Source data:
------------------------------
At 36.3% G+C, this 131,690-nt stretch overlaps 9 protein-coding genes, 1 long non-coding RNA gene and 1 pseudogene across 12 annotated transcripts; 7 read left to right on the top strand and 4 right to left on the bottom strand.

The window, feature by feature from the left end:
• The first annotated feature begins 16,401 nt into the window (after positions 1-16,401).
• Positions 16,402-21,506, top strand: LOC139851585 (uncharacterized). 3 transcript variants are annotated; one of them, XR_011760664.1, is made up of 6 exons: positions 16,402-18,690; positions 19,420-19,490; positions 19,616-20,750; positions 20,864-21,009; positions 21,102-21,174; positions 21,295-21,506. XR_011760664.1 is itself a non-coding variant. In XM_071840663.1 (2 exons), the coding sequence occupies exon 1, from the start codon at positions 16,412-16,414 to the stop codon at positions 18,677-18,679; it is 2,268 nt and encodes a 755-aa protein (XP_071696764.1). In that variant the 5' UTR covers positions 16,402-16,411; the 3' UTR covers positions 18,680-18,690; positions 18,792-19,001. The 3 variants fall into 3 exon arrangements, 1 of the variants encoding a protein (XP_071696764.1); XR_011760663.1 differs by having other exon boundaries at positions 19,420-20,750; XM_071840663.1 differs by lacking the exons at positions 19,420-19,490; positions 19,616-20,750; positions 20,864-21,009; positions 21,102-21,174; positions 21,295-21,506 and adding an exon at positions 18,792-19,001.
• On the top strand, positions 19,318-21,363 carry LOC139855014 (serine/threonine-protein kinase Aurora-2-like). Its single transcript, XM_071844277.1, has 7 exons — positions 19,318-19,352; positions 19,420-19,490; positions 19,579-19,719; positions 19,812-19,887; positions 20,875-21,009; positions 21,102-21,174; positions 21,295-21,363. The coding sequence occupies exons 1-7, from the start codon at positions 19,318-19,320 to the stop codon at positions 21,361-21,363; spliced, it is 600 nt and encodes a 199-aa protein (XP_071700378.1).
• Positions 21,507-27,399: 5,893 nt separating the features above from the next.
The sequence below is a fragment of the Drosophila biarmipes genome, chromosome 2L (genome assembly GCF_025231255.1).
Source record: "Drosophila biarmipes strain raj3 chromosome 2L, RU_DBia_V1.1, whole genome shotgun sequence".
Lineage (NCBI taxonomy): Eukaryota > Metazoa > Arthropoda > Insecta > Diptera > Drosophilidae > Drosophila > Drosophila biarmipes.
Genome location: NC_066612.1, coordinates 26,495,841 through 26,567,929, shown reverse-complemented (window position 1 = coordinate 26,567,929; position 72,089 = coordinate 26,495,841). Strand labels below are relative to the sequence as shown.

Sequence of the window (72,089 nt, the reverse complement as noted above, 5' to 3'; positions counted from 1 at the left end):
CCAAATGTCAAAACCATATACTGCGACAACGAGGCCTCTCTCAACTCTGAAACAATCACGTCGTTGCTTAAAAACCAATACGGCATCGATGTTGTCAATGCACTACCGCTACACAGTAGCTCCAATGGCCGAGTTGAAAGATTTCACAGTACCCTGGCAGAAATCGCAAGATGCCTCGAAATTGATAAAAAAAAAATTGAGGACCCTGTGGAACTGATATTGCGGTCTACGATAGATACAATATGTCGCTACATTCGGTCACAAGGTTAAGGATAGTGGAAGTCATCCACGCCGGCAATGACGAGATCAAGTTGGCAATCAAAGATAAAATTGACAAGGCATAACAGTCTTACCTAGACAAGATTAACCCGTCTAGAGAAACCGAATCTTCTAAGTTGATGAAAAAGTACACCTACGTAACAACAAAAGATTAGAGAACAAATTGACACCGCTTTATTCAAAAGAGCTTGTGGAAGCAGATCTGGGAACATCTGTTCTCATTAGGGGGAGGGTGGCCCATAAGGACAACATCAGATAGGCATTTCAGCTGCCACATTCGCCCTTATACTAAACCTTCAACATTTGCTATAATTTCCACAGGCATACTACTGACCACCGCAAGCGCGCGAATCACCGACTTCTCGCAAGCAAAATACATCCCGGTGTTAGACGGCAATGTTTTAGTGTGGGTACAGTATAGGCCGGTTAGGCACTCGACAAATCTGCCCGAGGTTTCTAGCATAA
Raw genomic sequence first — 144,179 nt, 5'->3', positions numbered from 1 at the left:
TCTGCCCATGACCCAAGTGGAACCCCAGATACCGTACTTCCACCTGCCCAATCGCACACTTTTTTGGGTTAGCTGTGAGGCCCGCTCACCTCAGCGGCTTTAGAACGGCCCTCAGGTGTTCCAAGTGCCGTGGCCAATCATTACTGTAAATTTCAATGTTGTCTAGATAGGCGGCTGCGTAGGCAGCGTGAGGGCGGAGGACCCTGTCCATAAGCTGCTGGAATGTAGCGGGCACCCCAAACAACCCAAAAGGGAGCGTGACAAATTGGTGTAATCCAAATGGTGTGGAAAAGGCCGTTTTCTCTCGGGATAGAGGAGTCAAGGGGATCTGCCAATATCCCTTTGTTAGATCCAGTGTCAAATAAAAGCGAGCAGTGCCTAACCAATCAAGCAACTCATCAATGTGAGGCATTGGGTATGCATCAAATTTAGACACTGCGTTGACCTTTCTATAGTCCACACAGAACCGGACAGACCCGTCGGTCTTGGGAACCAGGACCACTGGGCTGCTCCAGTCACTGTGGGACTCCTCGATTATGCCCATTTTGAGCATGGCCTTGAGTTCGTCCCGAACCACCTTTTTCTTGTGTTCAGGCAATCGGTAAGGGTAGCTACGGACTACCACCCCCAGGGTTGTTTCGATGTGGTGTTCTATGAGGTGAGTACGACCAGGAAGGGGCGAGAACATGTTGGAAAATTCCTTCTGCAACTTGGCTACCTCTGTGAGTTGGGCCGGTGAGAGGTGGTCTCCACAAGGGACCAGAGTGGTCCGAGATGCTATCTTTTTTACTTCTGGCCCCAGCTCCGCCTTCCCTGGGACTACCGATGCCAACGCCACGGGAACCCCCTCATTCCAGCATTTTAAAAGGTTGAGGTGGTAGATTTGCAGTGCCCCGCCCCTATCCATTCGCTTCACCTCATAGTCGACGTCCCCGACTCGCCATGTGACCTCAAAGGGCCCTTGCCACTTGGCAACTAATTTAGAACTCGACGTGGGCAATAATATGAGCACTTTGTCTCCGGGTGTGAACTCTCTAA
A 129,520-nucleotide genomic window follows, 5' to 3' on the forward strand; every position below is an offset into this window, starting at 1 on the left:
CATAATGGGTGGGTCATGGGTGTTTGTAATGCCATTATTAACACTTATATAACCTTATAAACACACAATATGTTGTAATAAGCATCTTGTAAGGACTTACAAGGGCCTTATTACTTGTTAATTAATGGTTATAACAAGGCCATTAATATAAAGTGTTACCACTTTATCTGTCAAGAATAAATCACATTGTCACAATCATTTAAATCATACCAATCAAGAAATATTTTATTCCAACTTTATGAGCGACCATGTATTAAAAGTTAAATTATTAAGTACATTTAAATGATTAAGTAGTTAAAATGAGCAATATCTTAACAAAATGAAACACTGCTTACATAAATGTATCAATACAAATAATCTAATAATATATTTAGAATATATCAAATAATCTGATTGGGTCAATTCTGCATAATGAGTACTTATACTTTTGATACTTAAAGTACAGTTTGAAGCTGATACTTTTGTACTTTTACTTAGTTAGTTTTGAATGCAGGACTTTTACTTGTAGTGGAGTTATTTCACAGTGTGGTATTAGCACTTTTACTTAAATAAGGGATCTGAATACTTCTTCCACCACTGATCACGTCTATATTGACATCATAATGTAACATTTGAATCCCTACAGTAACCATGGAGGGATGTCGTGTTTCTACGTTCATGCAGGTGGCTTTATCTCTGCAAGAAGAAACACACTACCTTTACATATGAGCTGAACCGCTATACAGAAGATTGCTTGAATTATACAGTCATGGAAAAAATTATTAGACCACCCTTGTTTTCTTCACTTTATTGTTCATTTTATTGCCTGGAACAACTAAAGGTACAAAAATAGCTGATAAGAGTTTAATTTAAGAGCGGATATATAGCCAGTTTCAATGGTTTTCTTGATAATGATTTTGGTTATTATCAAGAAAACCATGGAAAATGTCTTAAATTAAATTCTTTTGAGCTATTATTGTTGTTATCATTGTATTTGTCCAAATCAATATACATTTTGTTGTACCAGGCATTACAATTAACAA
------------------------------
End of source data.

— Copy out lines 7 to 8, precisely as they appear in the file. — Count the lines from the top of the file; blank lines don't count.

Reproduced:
The sequence below is a fragment of the Drosophila biarmipes genome, chromosome 2L (genome assembly GCF_025231255.1).
Source record: "Drosophila biarmipes strain raj3 chromosome 2L, RU_DBia_V1.1, whole genome shotgun sequence".